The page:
"You have to intercept the fish at one point or another during this transition period," Womble said. "I'll start off in February looking in deeper water along the river channel ledges. They may be down as deep as 25 feet or so. As the temperature rises, they begin to shallow up."
On the "outside" ledges where the channel starts to level off toward shallower water, Womble anchors his boat and fishes straight down, using live minnows. On the deeper channel drops, it is necessary to keep a close eye on the depthfinder and use the trolling motor to stay on the fish.
"If you have trouble staying on fish in deep water, you can do some deep-water trolling," he suggested. "Fish slow and keep your bait at the depth where you originally marked fish. Often, this is easier than fighting the wind and current, trying to stay on top of them. Jigs and minnows can work equally well in this situation."
Trolling is also an excellent fish-finding technique on Lake Seminole.
"You're not having to wait for them to come to you," Womble said. "You're carrying the bait to them. With your depth set correctly and constant movement, trolling can be very productive."
If fish are not found on the channel ledges, don't proceed directly to potential spawning sites. Move gradually away from the channel into shallower water. Just because the crappie migrate away from the river channel doesn't necessarily mean they've made a mass exodus to spawn. They could be somewhere in between, waiting until spawning conditions are just right.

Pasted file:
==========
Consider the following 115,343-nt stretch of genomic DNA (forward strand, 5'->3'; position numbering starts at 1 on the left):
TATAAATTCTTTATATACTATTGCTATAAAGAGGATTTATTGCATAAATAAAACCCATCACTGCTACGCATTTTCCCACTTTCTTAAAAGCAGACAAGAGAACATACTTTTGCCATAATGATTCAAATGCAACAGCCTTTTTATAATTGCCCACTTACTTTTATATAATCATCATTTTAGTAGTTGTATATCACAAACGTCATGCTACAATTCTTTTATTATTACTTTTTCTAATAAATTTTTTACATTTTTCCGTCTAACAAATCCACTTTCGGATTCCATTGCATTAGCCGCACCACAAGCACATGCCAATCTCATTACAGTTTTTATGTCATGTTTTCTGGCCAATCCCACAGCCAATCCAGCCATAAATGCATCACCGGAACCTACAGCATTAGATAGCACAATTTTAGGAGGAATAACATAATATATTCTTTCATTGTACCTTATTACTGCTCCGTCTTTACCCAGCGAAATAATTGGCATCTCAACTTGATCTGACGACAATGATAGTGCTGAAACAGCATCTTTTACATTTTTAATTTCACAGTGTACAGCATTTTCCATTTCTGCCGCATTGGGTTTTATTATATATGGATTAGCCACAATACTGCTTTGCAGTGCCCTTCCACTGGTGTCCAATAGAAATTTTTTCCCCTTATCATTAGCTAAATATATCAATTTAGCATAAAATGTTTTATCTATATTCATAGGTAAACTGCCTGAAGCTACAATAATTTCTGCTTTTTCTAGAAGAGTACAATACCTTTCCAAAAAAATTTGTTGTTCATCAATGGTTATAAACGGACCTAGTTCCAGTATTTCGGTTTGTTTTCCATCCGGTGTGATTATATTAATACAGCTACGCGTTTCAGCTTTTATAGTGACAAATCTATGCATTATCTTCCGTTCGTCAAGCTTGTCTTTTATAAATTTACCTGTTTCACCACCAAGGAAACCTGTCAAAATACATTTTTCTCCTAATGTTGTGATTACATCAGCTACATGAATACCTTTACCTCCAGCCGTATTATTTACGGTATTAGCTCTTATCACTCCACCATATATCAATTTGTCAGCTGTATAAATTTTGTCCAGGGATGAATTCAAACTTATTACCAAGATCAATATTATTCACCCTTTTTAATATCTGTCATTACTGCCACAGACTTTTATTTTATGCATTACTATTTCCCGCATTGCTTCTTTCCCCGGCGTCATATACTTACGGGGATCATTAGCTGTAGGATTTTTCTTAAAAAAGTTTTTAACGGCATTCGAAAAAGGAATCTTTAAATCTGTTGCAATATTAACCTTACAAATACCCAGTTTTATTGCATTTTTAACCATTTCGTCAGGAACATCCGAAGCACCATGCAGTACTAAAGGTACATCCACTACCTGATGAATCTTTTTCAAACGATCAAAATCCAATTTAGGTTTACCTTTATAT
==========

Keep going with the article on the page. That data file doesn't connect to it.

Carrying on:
"Wait until you're certain they've moved out of the deeper water, then go shallow," Womble instructed. "Get into the shallow ponds and pools."
These shallow areas dot the lake all along its expanse. They are wide "flats" areas dotted with wooded islands, flooded stump fields, and grassy hummocks. The topwater and subsurface vegetation here draws spawning crappie by the hundreds.
"Crappie attach their eggs directly onto some sort of structure," Womble explained. "They instinctively move into the places where the grass is a permanent fixture."
In these shallow areas, crappie may spawn in 12 to 15 inches of water or all the way out to the edges of a grass line, at depths of 8 or more feet.
"I start fishing along those inside grass edges and work gradually toward shallower water," Womble said.
In the deeper-water grass areas, Womble fishes vertically and dangles live minnows directly into the schools of crappie. Once he locates the fish with this method, he stays on them. In the shallow grass, sight-fishing can be important. Watching the surface motion of the water and movement of the grass often reveals spawning fish.
"In this situation you can fish a minnow with nothing but a hook," Womble said. "Leave off the weight altogether and let the bait flutter down to the fish. In very shallow water, a heavy rig can carry bait too deep too quickly."